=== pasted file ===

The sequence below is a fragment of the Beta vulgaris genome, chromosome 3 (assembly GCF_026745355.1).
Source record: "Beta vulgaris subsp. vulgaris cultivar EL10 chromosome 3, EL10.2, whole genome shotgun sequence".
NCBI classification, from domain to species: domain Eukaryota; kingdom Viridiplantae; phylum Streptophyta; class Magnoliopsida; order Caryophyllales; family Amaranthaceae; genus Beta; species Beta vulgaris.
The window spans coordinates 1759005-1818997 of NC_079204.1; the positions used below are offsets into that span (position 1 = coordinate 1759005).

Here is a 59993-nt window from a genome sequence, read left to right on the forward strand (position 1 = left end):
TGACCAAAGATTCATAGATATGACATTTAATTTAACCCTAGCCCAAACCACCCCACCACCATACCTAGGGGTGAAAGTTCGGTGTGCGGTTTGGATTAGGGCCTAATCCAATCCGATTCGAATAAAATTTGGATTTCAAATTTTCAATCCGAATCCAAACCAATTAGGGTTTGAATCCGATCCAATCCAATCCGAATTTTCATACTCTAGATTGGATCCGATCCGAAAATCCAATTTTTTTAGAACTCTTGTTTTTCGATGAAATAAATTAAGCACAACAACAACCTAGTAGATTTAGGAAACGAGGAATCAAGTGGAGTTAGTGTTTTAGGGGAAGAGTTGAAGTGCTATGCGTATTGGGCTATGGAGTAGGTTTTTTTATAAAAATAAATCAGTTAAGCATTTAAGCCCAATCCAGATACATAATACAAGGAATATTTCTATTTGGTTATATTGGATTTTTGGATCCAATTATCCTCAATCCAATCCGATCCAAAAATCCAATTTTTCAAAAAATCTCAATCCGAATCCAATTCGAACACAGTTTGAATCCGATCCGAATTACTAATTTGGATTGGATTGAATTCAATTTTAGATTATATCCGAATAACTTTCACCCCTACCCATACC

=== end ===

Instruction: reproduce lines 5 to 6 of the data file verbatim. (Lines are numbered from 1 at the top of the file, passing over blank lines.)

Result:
Here is a 59993-nt window from a genome sequence, read left to right on the forward strand (position 1 = left end):
TGACCAAAGATTCATAGATATGACATTTAATTTAACCCTAGCCCAAACCACCCCACCACCATACCTAGGGGTGAAAGTTCGGTGTGCGGTTTGGATTAGGGCCTAATCCAATCCGATTCGAATAAAATTTGGATTTCAAATTTTCAATCCGAATCCAAACCAATTAGGGTTTGAATCCGATCCAATCCAATCCGAATTTTCATACTCTAGATTGGATCCGATCCGAAAATCCAATTTTTTTAGAACTCTTGTTTTTCGATGAAATAAATTAAGCACAACAACAACCTAGTAGATTTAGGAAACGAGGAATCAAGTGGAGTTAGTGTTTTAGGGGAAGAGTTGAAGTGCTATGCGTATTGGGCTATGGAGTAGGTTTTTTTATAAAAATAAATCAGTTAAGCATTTAAGCCCAATCCAGATACATAATACAAGGAATATTTCTATTTGGTTATATTGGATTTTTGGATCCAATTATCCTCAATCCAATCCGATCCAAAAATCCAATTTTTCAAAAAATCTCAATCCGAATCCAATTCGAACACAGTTTGAATCCGATCCGAATTACTAATTTGGATTGGATTGAATTCAATTTTAGATTATATCCGAATAACTTTCACCCCTACCCATACC